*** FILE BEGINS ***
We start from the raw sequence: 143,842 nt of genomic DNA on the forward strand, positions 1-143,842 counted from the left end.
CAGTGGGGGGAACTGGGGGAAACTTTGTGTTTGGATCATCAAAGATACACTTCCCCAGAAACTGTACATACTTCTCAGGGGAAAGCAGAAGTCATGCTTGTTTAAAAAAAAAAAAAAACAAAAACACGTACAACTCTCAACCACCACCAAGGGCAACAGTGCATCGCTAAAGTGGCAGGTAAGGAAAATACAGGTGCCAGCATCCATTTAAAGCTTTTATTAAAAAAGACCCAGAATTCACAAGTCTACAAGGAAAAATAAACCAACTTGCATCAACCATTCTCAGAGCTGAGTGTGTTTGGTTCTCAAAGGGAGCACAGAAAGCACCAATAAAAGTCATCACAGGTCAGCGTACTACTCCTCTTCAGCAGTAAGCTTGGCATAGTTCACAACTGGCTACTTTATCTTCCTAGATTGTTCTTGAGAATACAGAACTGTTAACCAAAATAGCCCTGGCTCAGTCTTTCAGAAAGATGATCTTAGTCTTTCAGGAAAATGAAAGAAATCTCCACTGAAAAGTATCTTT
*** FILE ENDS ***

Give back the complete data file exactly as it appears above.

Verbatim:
We start from the raw sequence: 143,842 nt of genomic DNA on the forward strand, positions 1-143,842 counted from the left end.
CAGTGGGGGGAACTGGGGGAAACTTTGTGTTTGGATCATCAAAGATACACTTCCCCAGAAACTGTACATACTTCTCAGGGGAAAGCAGAAGTCATGCTTGTTTAAAAAAAAAAAAAAACAAAAACACGTACAACTCTCAACCACCACCAAGGGCAACAGTGCATCGCTAAAGTGGCAGGTAAGGAAAATACAGGTGCCAGCATCCATTTAAAGCTTTTATTAAAAAAGACCCAGAATTCACAAGTCTACAAGGAAAAATAAACCAACTTGCATCAACCATTCTCAGAGCTGAGTGTGTTTGGTTCTCAAAGGGAGCACAGAAAGCACCAATAAAAGTCATCACAGGTCAGCGTACTACTCCTCTTCAGCAGTAAGCTTGGCATAGTTCACAACTGGCTACTTTATCTTCCTAGATTGTTCTTGAGAATACAGAACTGTTAACCAAAATAGCCCTGGCTCAGTCTTTCAGAAAGATGATCTTAGTCTTTCAGGAAAATGAAAGAAATCTCCACTGAAAAGTATCTTT